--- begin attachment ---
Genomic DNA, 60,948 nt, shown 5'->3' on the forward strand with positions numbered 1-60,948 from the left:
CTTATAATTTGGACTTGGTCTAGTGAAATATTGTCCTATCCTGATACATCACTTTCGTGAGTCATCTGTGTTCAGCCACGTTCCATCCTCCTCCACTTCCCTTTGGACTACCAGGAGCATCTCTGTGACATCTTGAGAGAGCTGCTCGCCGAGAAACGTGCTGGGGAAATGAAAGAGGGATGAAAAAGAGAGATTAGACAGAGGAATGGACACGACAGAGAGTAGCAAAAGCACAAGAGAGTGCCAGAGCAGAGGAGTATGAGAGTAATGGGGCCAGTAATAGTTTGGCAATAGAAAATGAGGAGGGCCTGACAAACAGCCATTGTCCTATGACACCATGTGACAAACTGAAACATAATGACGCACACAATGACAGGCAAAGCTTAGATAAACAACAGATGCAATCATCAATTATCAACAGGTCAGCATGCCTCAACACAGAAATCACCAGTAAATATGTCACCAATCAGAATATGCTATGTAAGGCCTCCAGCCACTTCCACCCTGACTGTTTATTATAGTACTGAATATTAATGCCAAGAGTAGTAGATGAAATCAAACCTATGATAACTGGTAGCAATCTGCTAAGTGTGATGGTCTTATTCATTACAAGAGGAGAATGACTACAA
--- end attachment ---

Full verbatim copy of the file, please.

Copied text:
Genomic DNA, 60,948 nt, shown 5'->3' on the forward strand with positions numbered 1-60,948 from the left:
CTTATAATTTGGACTTGGTCTAGTGAAATATTGTCCTATCCTGATACATCACTTTCGTGAGTCATCTGTGTTCAGCCACGTTCCATCCTCCTCCACTTCCCTTTGGACTACCAGGAGCATCTCTGTGACATCTTGAGAGAGCTGCTCGCCGAGAAACGTGCTGGGGAAATGAAAGAGGGATGAAAAAGAGAGATTAGACAGAGGAATGGACACGACAGAGAGTAGCAAAAGCACAAGAGAGTGCCAGAGCAGAGGAGTATGAGAGTAATGGGGCCAGTAATAGTTTGGCAATAGAAAATGAGGAGGGCCTGACAAACAGCCATTGTCCTATGACACCATGTGACAAACTGAAACATAATGACGCACACAATGACAGGCAAAGCTTAGATAAACAACAGATGCAATCATCAATTATCAACAGGTCAGCATGCCTCAACACAGAAATCACCAGTAAATATGTCACCAATCAGAATATGCTATGTAAGGCCTCCAGCCACTTCCACCCTGACTGTTTATTATAGTACTGAATATTAATGCCAAGAGTAGTAGATGAAATCAAACCTATGATAACTGGTAGCAATCTGCTAAGTGTGATGGTCTTATTCATTACAAGAGGAGAATGACTACAA